The definition of adequate rate control has been based primarily on short-term hemodynamic studies and mostly refers to ventricular rate below a certain limit, but has not been well studied with respect to regularity of the ventricular response. Initial rate control criteria varied with patient age, usually involved achieving ventricular rates between 60-80/minute at rest and between 90-115/minute during moderate exercise. For the AFFIRM trial, adequate control was defined as an average heart rate up to 80/minute at rest and either an average rate up to 100/minute over at least 18 hour ambulatory Holter monitoring with no rate above 100% of the maximum age-adjusted predicted exercise heart rate or a maximum heart rate of 110/ minute during a 6-minute walk test (Olshansky et al., 2004). The RACE trial used heart rate less than 100/minute at rest. In the rate control arm, no differences were observed in terms of cardiovascular morbidity, mortality, and quality of life between the patients who achieved resting heart rate <80/minute, compared to those with higher resting heart rate (Groenveld et al., 2009). A comparison of the rate control arms of the AFFIRM and RACE studies (mean heart rate 76.1 vs. 83.4/minute) showed no significant difference in the primary composite endpoint of mortality, cardiovascular hospitalization and myocardial infarction. However, patients with mean heart rates during AF within the AFFIRM (≤80/minute) or RACE (<100/minute) criteria had a better outcome than patients with heart rates ≥100/minute (hazard ratios 0.69 and 0.58, respectively, for ≤80/minute and <100/minute compared with ≥100/minute, van Gelder et al., 2006).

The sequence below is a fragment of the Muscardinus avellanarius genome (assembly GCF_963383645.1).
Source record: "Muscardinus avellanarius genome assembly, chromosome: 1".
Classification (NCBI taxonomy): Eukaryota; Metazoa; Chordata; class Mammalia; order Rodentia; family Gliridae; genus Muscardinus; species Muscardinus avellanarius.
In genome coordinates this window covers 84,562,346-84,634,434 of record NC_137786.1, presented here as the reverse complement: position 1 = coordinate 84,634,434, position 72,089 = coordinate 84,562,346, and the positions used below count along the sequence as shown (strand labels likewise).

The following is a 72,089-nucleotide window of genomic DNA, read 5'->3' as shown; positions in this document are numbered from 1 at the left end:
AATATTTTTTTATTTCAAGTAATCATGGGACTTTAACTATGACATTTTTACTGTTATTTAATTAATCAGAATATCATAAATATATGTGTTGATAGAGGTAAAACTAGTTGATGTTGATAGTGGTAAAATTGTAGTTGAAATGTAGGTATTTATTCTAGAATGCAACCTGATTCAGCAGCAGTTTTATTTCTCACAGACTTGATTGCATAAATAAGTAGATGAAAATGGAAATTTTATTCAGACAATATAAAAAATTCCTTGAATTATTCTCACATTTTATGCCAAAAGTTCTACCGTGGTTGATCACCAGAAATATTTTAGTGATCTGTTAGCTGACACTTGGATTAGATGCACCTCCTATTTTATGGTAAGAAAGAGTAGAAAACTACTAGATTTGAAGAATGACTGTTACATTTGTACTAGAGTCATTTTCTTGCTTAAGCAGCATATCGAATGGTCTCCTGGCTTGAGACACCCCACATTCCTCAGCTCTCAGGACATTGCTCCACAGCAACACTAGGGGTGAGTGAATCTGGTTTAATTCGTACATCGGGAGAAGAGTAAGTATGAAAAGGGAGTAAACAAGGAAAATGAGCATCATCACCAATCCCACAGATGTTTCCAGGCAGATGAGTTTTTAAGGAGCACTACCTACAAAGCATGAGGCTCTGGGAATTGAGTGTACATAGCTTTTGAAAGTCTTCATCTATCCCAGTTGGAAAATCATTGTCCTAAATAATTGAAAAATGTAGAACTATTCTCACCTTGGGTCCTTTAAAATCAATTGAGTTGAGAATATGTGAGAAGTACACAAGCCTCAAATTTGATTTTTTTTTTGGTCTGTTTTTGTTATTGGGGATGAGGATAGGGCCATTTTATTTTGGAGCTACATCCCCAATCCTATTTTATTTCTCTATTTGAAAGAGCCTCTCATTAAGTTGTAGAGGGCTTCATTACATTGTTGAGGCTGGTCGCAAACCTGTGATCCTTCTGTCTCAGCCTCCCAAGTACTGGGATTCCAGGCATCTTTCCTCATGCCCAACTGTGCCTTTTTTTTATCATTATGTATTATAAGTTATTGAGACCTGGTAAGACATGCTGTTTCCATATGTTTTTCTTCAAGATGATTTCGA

The large randomized, prospective RACE II trial compared lenient rate-control (resting heart rate <110/minute) vs. strict rate-control strategy (resting heart rate <80/minute and heart rate during moderate exercise <110/minute), in 614 patients with permanent atrial fibrillation. The primary outcome was a composite of death from cardiovascular causes, hospitalization for heart failure, and stroke, systemic embolism, bleeding, and life-threatening arrhythmic events. The duration of follow-up was at least 2 years, with a maximum of 3 years. The estimated cumulative incidence of the primary outcome at 3 years was 12.9% in the lenient-control group and 14.9% in the strict-control group (p<0.001 for the prespecified non-inferiority margin). The frequencies of the components of the primary outcome were similar in the two groups. More patients in the lenient-control group met the target heart rate: 97.7% vs. 67.0% (p<0.001), with fewer total visits (median 0 vs. 2 per patient, p<0.001). The frequencies of symptoms and adverse events were similar in the two groups (van Gelder et al., 2010). The study population was 66% male with an average age of 68±8 years, body mass index of 29±5, left ventricular ejection fraction of 52±12%, 65% in NYHA functional class I. Lenient rate control with a resting heart rate <110/minute may be adequate for these patients. Patients with moderate to severe heart failure were underrepresented in this study (NYHA III in 4.7%, left ventricular ejection fraction <40% in 15% of patients), the optimal heart rate for these patients is less clear.